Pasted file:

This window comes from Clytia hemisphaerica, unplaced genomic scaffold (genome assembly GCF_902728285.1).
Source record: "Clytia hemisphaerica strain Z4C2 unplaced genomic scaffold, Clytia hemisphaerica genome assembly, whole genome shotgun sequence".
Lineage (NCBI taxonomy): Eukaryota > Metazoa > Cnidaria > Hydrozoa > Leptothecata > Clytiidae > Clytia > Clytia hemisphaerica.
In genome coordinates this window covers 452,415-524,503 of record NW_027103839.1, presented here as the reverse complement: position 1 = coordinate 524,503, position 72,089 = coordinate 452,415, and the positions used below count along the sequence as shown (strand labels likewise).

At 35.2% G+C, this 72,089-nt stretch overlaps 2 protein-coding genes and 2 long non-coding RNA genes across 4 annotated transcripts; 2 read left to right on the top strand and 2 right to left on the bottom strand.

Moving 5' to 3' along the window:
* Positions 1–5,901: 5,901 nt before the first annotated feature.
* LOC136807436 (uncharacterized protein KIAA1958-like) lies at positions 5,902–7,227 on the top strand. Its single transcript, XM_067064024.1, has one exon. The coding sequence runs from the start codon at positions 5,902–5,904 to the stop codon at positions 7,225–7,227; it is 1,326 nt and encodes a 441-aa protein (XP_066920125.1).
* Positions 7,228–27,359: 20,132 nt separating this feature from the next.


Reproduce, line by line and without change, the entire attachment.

This window comes from Clytia hemisphaerica, unplaced genomic scaffold (genome assembly GCF_902728285.1).
Source record: "Clytia hemisphaerica strain Z4C2 unplaced genomic scaffold, Clytia hemisphaerica genome assembly, whole genome shotgun sequence".
Lineage (NCBI taxonomy): Eukaryota > Metazoa > Cnidaria > Hydrozoa > Leptothecata > Clytiidae > Clytia > Clytia hemisphaerica.
In genome coordinates this window covers 452,415-524,503 of record NW_027103839.1, presented here as the reverse complement: position 1 = coordinate 524,503, position 72,089 = coordinate 452,415, and the positions used below count along the sequence as shown (strand labels likewise).

At 35.2% G+C, this 72,089-nt stretch overlaps 2 protein-coding genes and 2 long non-coding RNA genes across 4 annotated transcripts; 2 read left to right on the top strand and 2 right to left on the bottom strand.

Moving 5' to 3' along the window:
* Positions 1–5,901: 5,901 nt before the first annotated feature.
* LOC136807436 (uncharacterized protein KIAA1958-like) lies at positions 5,902–7,227 on the top strand. Its single transcript, XM_067064024.1, has one exon. The coding sequence runs from the start codon at positions 5,902–5,904 to the stop codon at positions 7,225–7,227; it is 1,326 nt and encodes a 441-aa protein (XP_066920125.1).
* Positions 7,228–27,359: 20,132 nt separating this feature from the next.